Actually, I Did Not Switch to Sony; This is Why

This is a syndicated blog post from Small Camera Big Picture. It and the contents here are being republished with exclusive permission.

Ugh, yeah I know. I just started using my Sony and now I’m done with it. I stand by what I said in the video below, Sony makes a good camera overall but the more I used the A7RIII the more I realized it was not for me.

If you are looking at getting into mirrorless cameras Sony is a good choice but so is Fujifilm, Olympus, and Panasonic. All the major players in the mirrorless world share some technologies but it’s how they design the overall camera system that makes that brand a potential fit for you.

There are some things about the Sony that I didn’t like but nothing that was a deal breaker for me. They are a good sensor and EVF wrapped up in a small camera body with poor UI but we all know that. Overall, the Sony’s in general feel like a piece of electronics in the form of a camera, not a camera designed for a photographer. But that’s not why I sold my A7RIII. I sold it because the camera was overkill for my needs which is currently documenting my daily life as a dad. With an output of 40+ MP and giant (sometimes larger than DSLR) lenses the system was overkill for how I shoot my personal work. For commissions I decided it was more cost effective and better for each job to rent the right camera for the assignment. I found that while I enjoyed my 24-70/2.8 G Master lens I more often used my Leica 40/2.8 which on a Sony has outstanding color, sharpness and character. Overall, I liked the Sony more than I disliked it but that did not mean it was a good fit for my needs. If you have a Sony and like it, keep it!

Beautiful right? But the huge file size of the A7RIII was overkill for me.

For my work, I need high-quality lenses with the perspective of a classic 35mm and a 50mm and I don’t want them to be huge. In terms of image characteristics I value color and dynamic range more than anything and while the Sony did fine with the dynamic range the color was not to my taste.


Sometimes it’s fun to identify with others when they have the same camera as you do and you might be thinking that we’re not going to be covering Sony. On the contrary, we’ll be covering Sony when appropriate and I will be looking for guest posts by Sony users. Just understand that Small Camera Big Picture will cover most all camera brands but more importantly, it’s about your photographic journey, not the tool you use.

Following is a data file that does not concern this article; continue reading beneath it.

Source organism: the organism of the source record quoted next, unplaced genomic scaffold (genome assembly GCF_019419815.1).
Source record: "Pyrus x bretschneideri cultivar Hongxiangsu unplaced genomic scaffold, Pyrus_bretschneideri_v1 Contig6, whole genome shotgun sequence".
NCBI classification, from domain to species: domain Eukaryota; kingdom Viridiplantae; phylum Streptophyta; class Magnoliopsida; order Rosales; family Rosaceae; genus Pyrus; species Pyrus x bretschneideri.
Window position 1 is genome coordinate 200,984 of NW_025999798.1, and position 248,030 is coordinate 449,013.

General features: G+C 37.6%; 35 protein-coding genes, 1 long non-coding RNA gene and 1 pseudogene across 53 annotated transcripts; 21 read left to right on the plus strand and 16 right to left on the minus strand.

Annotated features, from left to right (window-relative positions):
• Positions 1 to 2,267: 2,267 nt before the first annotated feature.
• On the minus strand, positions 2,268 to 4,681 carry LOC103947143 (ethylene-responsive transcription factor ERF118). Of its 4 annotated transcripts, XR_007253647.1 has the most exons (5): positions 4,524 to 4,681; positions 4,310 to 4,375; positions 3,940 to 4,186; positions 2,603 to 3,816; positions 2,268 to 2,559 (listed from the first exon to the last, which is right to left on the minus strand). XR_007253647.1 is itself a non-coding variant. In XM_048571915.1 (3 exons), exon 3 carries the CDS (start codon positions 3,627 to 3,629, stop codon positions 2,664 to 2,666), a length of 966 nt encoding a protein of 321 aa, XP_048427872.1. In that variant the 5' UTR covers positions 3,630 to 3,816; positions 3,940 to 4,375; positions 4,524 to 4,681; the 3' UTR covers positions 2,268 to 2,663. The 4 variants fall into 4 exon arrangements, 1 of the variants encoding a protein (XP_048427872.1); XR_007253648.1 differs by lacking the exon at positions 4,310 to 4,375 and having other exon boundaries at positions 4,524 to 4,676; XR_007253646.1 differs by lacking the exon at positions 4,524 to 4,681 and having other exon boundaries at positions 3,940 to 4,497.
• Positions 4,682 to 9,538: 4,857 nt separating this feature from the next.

You should know that most all cameras are good enough and it’s important that you put your energy into developing vision first. A clear vision will tell you what you need and don’t need gear wise. It’s hard to develop your vision – years of hard work and thousands of photos is what awaits you but there are some exercises to help you focus that vision. I am considering recording my class, Finding the Photographers Vision that I taught in the past as a workshop but regardless, you must put your vision first. No camera will help you, it’s just a dumb box. Your vision is more important than anything.

Tools like Pinterest can help you focus your vision.

Create with intention. Don’t get caught up in marketing. Spend more time creating and than consuming but when you do consume, make it more about photography then camera reviews.


Sony puts a massive effort into their marketing and it shows.  Their marketing team works closely with a large group of influencers that are bloggers, YouTubers, Instagramers. Watch carefully when a new camera comes out and you’ll see similar content by reviewers. These launch events are very well produced and feature professional models in scenes that are often lit with high-end lighting. These polished setups are designed to show the camera in the best way possible but these are also setups that most of us would not have the resources to achieve. I wouldn’t call this well-crafted marketing deceiving but my recommendation is to use a cautious eye when looking at camera reviews especially from websites that are run by camera retailers who’s goals are to push photographic products not photographic knowledge.


You might have seen on This Week in Photo or Mirrorless Minutes that I’m using an Olympus EM5 MKII. It’s a fun camera and I know what it does and what it does not do. I got my classic 35mm and 50mm perspectives with the 17/1.8 and 25/1.8. It’s a solid little camera and an affordable one but it’s not the only camera I’ll be using. Expect to hear more about this topic soon.

There are some killer deals with cameras both new and used right now. Any mirrorless camera made since 2012 is more than good enough to render a magazine cover quality file. The quality of the image, good or not, is up to you.

This piece was worked on by Joy Asto.